Digging in the Dirt
A New Generation Takes on Invasive Weed Eradication
By Malcolm Terence, Two Rivers Tribune Contributing Writer
Thirty years ago Mavis McCovey from Orleans entered the already bubbling political cauldron over the use of herbicides in the forest. Nowadays a new generation of locals are working hard to use non-chemical alternatives in their communities.
McCovey, a local nurse and Karuk medicine woman, spotted in the late 1970s that local women had an unexpected number of miscarriages and other birth anomalies, and publicity about her findings appeared in media all over the country.
Herbicide use by the U.S. Forest Service was stopped then by public campaigns and litigation, and the local watershed councils in Orleans and on Salmon River have filled much of the need for them with crews that hunt down invasive weed patches as soon as they are discovered, and keep digging them up until they disappear.
The manual alternative campaign began in earnest in 1998 when crews of volunteers and staff from Salmon River Restoration Council attacked knapweed plants at 10 sites. They yanked nearly 90,000 plants. It is not plucking daisies. The roots have to come up with the plant or it re-sprouts.
The next year they expanded to 49 sites and grabbed nearly 200,000 plants. The effort helped break the back of the knapweed expansion, and populations fell drastically. The third year they returned to those sites and hit 100 other outbreaks but found only 66,000 plants.
Fast forward to last year and the SRRC crews are monitoring and treating 275 sites but found only 427 knapweed plants. Petey Brucker, one of the founders of SRRC, says that dramatic success was a product of the crews’ formula: early detection, rapid response and thorough and persistent treatment using the right tools.
He contrasted that with chemical treatments, many of which are toxic to humans, fish and other wildlife, and are not as effective. “They test the stuff in a sand box in a lab,” Brucker said, “and they call it 80 percent effective.”
He said 50 to 60 people in the Salmon River population, which he estimated at about 250 people, had worked on the SRRC crews—volunteer and staff—and logged 1,500 hours last year.
This means that a large number of locals are trained observers of any new weeds or any new invaders. As an example, he told the story of when the late Lillian Bennett, a Karuk elder, spotted an unusual plant when she tagged along with her son on his daily mail delivery run along the Salmon River Road to Somes Bar.
It turned out to be oblong spurge, a noxious weed that was a newcomer to the river. Like many invasive weeds, it spreads most frequently along roads and river banks. In a multi-day project in late spring, workers from SRRC and others from a similar crew organized by the Mid Klamath Watershed Council (MKWC) from Orleans, were ferried across the Salmon River, still at high flow, in a raft to attack the spurge.
From there, they clamored up a rock bluff with a rope line and then dropped down to the isolated beaches downriver where the weeds had been discovered.
Tanya Chapple, director of MKWC’s Invasive Weeds Management Program, was one of the Orleans gang who joined the SRRC crew. She said locals trying to identify a new plant that might be considered noxious could check MKWC’s website at http://www.mkwc.org/programs/weeds/weedguide.html
Another website Chapple recommended is from the California Department of Food and Agriculture: http://www.cdfa.ca.gov/plant/ipc/encycloweedia/encycloweedia_hp.htm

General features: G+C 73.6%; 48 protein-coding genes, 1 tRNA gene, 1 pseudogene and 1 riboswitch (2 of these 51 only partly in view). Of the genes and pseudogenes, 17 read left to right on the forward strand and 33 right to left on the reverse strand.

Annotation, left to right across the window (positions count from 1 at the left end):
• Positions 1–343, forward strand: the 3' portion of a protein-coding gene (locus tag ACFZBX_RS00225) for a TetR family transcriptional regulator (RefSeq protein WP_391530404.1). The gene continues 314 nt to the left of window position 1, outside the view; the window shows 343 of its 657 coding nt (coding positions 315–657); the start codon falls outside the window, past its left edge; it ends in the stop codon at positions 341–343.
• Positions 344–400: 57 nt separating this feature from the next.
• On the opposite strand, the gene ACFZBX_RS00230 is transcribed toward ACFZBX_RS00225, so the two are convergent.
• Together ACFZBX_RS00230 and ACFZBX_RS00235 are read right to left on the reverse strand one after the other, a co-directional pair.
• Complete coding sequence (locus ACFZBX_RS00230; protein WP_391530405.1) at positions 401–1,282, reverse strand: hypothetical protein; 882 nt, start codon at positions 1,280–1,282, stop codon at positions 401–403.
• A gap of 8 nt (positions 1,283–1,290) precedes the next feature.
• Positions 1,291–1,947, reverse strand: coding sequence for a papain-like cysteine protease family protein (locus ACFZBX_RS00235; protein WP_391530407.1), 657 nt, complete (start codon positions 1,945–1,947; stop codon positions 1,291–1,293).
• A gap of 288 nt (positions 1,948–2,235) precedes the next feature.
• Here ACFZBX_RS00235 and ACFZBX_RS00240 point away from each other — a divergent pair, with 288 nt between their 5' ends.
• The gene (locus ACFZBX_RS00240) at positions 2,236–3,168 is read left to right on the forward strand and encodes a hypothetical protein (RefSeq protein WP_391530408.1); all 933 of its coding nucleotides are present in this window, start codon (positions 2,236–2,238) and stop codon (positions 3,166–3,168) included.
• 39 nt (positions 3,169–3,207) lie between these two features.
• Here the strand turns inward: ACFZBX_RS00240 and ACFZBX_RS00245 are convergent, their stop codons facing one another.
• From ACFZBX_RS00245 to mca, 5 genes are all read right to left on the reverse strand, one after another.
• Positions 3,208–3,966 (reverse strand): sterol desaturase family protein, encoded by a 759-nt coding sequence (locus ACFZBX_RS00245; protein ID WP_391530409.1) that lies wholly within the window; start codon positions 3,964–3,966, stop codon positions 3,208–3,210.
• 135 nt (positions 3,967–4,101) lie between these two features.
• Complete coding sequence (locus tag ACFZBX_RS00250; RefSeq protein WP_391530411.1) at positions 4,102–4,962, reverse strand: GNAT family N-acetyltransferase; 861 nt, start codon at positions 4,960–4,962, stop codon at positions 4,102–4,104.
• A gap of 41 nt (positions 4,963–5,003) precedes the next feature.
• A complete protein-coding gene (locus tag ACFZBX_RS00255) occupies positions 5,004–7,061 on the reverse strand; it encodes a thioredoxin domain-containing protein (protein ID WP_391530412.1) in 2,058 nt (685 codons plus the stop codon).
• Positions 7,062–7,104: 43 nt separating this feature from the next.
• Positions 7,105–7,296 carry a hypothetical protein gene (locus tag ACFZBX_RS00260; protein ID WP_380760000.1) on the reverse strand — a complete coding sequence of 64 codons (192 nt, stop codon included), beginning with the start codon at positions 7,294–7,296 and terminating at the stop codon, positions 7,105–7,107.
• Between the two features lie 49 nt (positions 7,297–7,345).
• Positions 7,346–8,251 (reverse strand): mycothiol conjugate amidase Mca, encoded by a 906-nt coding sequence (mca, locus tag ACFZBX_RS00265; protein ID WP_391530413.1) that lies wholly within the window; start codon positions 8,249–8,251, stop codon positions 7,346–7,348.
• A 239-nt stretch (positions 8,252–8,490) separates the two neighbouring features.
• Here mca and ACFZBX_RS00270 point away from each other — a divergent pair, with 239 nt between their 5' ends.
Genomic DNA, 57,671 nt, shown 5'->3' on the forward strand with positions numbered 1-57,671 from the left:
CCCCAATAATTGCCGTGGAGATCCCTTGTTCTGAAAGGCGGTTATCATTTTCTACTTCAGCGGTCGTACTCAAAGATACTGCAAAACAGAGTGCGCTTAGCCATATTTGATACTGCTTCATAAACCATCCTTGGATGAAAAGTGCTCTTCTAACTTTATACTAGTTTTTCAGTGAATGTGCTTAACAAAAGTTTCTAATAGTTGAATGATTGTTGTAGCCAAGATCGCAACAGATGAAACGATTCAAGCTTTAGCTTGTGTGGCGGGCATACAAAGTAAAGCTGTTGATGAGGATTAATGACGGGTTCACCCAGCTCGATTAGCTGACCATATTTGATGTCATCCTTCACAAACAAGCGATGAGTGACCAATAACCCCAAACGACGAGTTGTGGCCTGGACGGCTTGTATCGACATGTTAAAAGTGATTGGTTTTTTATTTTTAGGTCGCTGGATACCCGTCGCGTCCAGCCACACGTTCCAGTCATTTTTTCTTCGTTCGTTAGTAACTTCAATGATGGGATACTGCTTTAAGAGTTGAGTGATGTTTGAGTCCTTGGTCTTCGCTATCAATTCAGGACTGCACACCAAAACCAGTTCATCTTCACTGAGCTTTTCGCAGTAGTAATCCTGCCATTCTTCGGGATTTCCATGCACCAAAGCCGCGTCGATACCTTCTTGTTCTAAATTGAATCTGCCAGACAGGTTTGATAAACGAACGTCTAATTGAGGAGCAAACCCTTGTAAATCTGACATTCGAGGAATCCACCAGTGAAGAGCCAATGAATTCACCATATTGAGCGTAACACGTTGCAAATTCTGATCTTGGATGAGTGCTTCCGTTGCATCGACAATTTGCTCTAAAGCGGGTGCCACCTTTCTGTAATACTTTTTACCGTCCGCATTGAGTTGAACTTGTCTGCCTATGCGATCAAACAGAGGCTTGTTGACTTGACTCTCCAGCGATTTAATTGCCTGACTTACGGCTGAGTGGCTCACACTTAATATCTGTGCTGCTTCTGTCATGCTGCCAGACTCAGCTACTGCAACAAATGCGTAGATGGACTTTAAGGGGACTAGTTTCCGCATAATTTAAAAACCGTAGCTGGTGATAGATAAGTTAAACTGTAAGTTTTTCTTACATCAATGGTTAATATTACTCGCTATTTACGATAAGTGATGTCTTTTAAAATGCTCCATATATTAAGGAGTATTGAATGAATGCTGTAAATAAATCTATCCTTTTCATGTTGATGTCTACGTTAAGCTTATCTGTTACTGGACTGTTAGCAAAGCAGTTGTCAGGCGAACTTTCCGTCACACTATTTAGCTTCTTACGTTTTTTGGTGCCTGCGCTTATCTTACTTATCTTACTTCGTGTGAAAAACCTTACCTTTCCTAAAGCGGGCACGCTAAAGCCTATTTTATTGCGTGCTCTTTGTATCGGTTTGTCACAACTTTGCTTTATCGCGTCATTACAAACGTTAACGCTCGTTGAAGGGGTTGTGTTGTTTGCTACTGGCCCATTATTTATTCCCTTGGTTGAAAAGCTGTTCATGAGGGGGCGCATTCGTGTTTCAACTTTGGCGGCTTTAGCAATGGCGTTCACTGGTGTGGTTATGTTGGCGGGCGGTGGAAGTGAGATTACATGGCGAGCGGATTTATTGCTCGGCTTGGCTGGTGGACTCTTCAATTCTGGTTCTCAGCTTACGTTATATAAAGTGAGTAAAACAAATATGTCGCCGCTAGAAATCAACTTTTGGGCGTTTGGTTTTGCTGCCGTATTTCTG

Some botanists have said that pro-agriculture Siskiyou County, which does use chemical herbicides to attack weeds, considers anything a weed if a cow won’t eat it.
Organizers like Brucker and Chapple say many plants are non-natives but the real problems come with plants that spread quickly and are capable of dominating the landscape.
Chapple says such plants are capable of reducing biodiversity, and this can affect wildlife as well as displacing native plant species. Besides, she says, some of the bushier invasives create a fire hazard greater than the plants they displaced.
Another benefit is that manual alternatives replace herbicides with their toxicity and even have been demonstrated to be more effective than chemical treatments.
The problems of public herbicide use were highlighted two weeks ago when the state of Oregon levied fines of $7,125 on both the Klamath County Public Works Department and one of its employees because of what it called “faulty, careless or negligent” use of an herbicide brand named Outpost 22K.
The chemical was used in two subdivisions south of La Pine to control knapweed, but residents said that within a year trees began dying. Traces of picloram, the active ingredient, began appearing in well water. Besides the state penalties, residents are seeking damages for the dead trees and plants.
In the book Medicine Trails that Mavis McCovey authored with anthropologist John Salter, she tells the story of her work against herbicide use in considerable detail.
After she noticed the high numbers of miscarriages among local women, McCovey writes, “We were pretty sure we were on the right track because all these health problems came at just the time the herbicide spraying had started. I thought it was due to the herbicides, because I could see it was the only thing that had changed in our environment. The Forest Service said, ‘Oh no, they’re taking dope.’ I said if they were taking dope, then they would have been taking dope before the herbicide spraying , so why didn’t they abort then?”
The queen bee of local invasives, of course, is the Himalayan blackberry. But we will talk no trash about them, at least not until we’ve picked enough berries to make jam. No need to be so generous with the other invasive weeds. The milky juice that oozes out of the stem of oblong spurge and its relatives, for instance, can burn a person’s eyes. Start pulling. Both MKWC and SRRC welcome volunteers.